Jeff Schultz, LPC, CSAT, is a counselor in private practice with The Sonoran Healing Center in Phoenix, Arizona who specializes in the treatment of substance abuse and process addictions with an expertise in treating compulsive sexual behaviors (sex and love addictions). He recently left his position with The Meadows in Arizona where he practiced as a primary counselor under the direct supervision of Pia Mellody and Maureen Canning. Jeff has also earned his certification as a CSAT (Certified Sex Addiction Therapist) trained by Dr. Patrick Carnes and supervised by two board members of the Society for the Advancement of Sexual Health. Jeff currently practices from an addiction interaction model popularized by Dr. Patrick Carnes integrated with Pia Mellody's model of developmental immaturity. He also sees patients at the Sundance Treatment Center in Scottsdale and teaches as adjunct faculty at Grand Canyon University.
Recently, Jeff took time out of his busy schedule to answer LoveToKnow's questions about sexual addiction.
Sexual Addiction: Interview with Jeff Schultz, CSAT
LTK: What is the difference between someone who has a healthy interest in sex and a person who is a sex addict?
JS: A person is demonstrating the signs of sexual addiction when four factors are present:
- There is an escalation in the activity.
- Efforts to stop are unsuccessful.
- The activities interfere with his or her work.
- The person experiences a loss of time due to his or her preoccupation with or pursuit of sexual activities.
Healthy sexuality shouldn't make you feel ashamed or guilty, and if you feel that way, it may be a sign that sex is a problem for you.
LTK: Is there an underlying cause of sexual addiction?
JS: The roots of a sexual addiction can be traced back to childhood. Children who don't feel a strong connection to the people who are supposed to be caring for them (attachment disorder) are at risk of developing an addiction as they get older. The lack of attachment can be caused by neglect, abuse, multiple caregivers or the lack of response to the child's needs at a young age.
Many factors contribute to sexual addiction. Early sexualization, where the child is exposed to inappropriate sexual material or activity, is one of them. Other factors that play a part in sexual addiction include:
- Sexual abuse (81 percent of cases)
- Emotional abuse (97 percent of cases)
- Physical abuse (72 percent of cases)
LTK: Do all sex addicts have a pattern of acting out that includes having affairs or visiting prostitutes?
JS: No, they don't. That pattern does occur, either on its own or combined with other acting out activities, but it is not present in all cases. Being a sex addict can also be a solitary thing where the person becomes addicted to Internet porn or masturbation.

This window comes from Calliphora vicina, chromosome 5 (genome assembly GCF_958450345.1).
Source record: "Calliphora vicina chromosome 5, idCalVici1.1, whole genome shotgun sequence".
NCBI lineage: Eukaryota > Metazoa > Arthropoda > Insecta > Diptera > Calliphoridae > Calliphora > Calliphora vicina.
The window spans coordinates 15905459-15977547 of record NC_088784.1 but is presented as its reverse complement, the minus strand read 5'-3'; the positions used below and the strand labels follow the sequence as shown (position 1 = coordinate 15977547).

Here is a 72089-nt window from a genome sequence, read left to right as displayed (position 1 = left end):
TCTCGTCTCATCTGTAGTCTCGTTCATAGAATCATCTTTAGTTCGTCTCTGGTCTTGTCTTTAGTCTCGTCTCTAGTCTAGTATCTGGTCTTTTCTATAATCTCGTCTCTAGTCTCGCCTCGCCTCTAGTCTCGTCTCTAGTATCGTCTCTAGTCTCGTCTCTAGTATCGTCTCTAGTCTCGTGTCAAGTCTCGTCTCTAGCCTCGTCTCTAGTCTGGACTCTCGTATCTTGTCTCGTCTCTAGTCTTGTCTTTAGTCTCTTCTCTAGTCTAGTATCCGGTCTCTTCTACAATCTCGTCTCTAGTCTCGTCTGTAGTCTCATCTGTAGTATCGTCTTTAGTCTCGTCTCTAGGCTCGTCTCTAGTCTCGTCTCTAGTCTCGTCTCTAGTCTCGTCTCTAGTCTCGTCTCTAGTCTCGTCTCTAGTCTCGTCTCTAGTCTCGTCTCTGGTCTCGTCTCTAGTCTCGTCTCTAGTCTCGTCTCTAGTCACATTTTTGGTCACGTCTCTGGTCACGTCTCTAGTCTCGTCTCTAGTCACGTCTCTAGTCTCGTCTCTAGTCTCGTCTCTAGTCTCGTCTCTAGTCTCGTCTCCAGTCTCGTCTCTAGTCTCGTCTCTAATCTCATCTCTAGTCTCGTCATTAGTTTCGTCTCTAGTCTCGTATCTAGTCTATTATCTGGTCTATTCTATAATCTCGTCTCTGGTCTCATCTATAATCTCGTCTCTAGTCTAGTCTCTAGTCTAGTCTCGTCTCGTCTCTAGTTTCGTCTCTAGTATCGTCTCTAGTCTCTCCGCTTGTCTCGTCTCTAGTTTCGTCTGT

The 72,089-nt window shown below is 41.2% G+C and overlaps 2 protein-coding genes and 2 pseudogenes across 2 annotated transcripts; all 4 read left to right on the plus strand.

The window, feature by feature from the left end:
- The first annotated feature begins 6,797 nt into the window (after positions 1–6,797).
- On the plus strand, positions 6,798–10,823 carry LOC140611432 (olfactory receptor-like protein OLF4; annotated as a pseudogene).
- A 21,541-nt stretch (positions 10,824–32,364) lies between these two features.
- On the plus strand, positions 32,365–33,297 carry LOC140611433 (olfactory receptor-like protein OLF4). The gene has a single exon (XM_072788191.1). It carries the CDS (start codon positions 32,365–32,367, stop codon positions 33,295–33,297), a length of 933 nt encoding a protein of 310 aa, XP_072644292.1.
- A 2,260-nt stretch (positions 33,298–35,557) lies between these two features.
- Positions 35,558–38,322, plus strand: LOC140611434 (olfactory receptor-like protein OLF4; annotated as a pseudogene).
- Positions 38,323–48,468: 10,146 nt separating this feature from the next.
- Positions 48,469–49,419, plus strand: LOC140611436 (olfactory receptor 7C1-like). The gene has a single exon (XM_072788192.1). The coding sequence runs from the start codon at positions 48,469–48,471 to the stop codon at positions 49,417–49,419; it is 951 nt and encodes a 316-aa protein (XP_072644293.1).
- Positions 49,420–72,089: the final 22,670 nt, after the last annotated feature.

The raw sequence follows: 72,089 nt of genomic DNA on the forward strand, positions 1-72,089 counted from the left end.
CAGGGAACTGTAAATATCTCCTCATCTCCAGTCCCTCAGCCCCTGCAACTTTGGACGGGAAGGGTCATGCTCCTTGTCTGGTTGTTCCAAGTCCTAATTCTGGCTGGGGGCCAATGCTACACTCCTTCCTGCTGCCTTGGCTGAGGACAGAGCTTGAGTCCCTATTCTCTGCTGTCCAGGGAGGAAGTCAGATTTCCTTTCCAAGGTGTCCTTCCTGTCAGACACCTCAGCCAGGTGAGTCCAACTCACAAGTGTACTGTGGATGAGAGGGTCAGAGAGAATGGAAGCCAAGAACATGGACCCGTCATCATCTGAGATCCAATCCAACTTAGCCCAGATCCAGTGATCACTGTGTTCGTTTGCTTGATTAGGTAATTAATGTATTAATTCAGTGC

LTK: What does the addict gain from acting out sexually?
JS: There are four reasons why someone acts out sexually:
- To get high
- To numb out
- To escape from stress or problems for a time
- To get a sense of control (to reduce anxiety)
LTK: What is the goal of treatment for sexual addiction?
JS: Unlike an alcoholic or a drug addict where part of being in treatment involves not using the substance again, the goal of treating sex addicts is to help them stop the destructive behaviors they have been doing and have them learn how to develop a healthy sexuality instead.
LTK: At what point do clients seek treatment for their sexual addition?
JS: People may seek treatment when they reach the point that their sense of shame gets them into a therapist's office. They may realize that if they don't stop they will lose their job, or their partner may be threatening to leave them.
LTK: What is the first step in treating a person with a sexual addiction?
JS: The first step in treating the sexual addiction is to get clients to stop the behavior. They need to agree to a period of abstinence from all sexual activity for a time. As I state on my web site, "You won't die if you don't have sex for a while."
LTK: What forms of therapy are used to treat a sex addiction?
JS: Depending on the degree to which the person is acting out, inpatient treatment for 35 days may be necessary. A longer stay of up to a year can be arranged if circumstances warrant that type of extended help. Regular visits with a therapist on an outpatient basis are another form of treatment.
Twelve step programs are an important part of the treatment process. They are built around addicts helping addicts. Going to meetings indicates that the client is willing to be intimate with other people and to be vulnerable in a supportive atmosphere. Participants experience spirituality and develop a relationship with a Higher Power that some of them have either not had before or have gotten away from over the years.
LTK: How can a sex addict begin to develop healthy sexual relationships?
JS: It will take time to learn new patterns of behavior around sex. For clients in a relationship, we provide them with guidance in trying to reconnect with their significant other through loving gestures. It is possible to build the relationship back up with time and effort.